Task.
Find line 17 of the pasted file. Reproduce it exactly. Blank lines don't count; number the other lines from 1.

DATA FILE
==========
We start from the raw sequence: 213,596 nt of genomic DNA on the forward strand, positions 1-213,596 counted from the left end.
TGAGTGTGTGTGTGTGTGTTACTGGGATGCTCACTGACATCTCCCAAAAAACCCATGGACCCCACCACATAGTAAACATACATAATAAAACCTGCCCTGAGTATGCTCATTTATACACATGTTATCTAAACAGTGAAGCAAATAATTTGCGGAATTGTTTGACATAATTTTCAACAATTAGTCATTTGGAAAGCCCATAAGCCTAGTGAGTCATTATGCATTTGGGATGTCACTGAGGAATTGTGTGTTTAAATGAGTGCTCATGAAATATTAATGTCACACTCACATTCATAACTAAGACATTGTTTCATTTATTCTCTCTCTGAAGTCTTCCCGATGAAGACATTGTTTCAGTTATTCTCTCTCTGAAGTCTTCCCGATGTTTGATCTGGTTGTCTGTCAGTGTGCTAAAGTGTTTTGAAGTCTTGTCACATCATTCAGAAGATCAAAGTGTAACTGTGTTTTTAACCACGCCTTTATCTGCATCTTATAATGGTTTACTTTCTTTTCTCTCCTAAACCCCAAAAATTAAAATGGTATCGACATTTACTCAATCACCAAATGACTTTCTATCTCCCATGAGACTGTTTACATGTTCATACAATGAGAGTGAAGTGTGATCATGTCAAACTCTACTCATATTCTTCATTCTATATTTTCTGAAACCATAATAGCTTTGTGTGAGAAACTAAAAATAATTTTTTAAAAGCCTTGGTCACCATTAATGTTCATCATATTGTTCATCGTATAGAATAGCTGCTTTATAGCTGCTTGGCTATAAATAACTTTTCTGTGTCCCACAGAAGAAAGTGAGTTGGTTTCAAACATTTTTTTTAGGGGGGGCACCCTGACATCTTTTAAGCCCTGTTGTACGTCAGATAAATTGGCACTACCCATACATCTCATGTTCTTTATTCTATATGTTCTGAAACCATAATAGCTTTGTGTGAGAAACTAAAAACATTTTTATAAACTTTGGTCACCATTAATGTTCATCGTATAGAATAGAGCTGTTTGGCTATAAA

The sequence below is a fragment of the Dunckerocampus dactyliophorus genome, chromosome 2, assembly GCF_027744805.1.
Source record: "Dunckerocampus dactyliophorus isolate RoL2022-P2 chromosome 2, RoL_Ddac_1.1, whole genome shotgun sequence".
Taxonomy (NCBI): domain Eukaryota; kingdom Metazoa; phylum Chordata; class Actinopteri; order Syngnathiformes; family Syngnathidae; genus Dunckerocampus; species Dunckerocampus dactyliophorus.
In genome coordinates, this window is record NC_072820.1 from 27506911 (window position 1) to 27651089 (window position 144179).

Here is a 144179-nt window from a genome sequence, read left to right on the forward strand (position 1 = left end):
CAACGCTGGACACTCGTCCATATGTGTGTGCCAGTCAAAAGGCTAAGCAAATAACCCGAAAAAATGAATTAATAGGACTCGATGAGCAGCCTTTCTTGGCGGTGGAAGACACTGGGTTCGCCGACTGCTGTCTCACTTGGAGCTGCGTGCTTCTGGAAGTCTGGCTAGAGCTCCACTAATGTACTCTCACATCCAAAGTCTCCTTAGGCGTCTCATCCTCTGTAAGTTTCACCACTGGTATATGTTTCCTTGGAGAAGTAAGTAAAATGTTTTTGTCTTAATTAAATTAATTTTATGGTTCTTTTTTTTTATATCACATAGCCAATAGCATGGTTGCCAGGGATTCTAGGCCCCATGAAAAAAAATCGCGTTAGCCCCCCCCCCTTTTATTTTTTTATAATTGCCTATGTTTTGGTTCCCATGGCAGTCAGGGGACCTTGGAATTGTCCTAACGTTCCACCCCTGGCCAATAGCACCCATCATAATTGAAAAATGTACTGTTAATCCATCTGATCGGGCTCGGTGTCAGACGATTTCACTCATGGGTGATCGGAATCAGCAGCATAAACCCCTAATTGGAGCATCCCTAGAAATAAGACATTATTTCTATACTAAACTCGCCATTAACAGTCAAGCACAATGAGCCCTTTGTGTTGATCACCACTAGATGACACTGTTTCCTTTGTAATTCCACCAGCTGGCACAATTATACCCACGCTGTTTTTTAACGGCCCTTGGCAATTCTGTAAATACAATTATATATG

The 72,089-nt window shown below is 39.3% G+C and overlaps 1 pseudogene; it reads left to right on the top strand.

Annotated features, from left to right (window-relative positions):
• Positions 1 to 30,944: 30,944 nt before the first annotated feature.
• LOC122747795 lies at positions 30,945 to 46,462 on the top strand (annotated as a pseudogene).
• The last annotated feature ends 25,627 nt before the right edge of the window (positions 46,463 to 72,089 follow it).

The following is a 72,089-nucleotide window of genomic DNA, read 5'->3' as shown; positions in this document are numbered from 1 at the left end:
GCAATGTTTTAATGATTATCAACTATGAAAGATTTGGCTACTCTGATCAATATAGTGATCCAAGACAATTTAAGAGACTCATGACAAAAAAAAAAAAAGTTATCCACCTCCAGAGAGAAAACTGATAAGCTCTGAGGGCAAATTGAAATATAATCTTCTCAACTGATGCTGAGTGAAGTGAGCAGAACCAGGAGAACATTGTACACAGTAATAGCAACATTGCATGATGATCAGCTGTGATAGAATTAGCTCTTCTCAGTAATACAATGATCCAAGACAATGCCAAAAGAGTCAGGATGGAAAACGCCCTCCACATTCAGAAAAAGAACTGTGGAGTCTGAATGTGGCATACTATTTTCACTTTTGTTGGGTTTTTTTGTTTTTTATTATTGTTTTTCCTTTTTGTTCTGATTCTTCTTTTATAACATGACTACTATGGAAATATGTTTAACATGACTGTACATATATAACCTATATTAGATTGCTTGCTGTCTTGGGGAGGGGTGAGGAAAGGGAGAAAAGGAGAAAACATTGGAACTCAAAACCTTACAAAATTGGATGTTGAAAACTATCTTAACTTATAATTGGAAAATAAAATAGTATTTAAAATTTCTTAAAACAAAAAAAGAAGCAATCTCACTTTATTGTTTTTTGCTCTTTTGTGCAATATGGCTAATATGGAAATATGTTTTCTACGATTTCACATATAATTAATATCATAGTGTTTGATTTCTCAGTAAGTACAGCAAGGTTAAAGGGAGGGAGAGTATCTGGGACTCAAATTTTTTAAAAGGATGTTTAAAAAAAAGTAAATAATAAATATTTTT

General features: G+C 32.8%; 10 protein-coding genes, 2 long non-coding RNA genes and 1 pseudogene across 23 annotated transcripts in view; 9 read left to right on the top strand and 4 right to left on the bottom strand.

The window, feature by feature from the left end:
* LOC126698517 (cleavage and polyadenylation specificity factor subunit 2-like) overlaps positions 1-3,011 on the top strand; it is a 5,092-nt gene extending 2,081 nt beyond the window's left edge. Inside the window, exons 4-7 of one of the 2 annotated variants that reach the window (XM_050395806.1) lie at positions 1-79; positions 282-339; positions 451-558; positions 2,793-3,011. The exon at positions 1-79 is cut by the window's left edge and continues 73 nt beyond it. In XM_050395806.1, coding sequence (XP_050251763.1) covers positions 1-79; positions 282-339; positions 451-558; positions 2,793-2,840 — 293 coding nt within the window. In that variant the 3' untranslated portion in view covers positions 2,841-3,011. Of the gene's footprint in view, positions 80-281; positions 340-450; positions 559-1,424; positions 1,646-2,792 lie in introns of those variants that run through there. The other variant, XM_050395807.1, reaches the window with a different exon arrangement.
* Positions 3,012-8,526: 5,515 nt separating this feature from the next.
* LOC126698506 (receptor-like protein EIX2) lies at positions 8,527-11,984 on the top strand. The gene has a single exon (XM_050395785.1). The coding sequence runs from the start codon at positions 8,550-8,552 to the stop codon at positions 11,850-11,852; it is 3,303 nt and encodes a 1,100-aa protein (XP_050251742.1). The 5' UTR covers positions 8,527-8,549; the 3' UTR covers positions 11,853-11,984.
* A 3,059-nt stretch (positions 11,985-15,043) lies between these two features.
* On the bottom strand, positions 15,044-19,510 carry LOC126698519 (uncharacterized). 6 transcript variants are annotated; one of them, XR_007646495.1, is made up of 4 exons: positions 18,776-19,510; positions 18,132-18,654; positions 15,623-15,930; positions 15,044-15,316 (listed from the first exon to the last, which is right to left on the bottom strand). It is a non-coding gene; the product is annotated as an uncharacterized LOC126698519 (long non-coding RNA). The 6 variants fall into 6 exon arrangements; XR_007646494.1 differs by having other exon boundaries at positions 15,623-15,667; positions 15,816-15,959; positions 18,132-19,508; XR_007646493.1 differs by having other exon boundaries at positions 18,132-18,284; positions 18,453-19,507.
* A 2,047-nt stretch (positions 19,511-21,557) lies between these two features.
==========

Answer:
The window, feature by feature from the left end: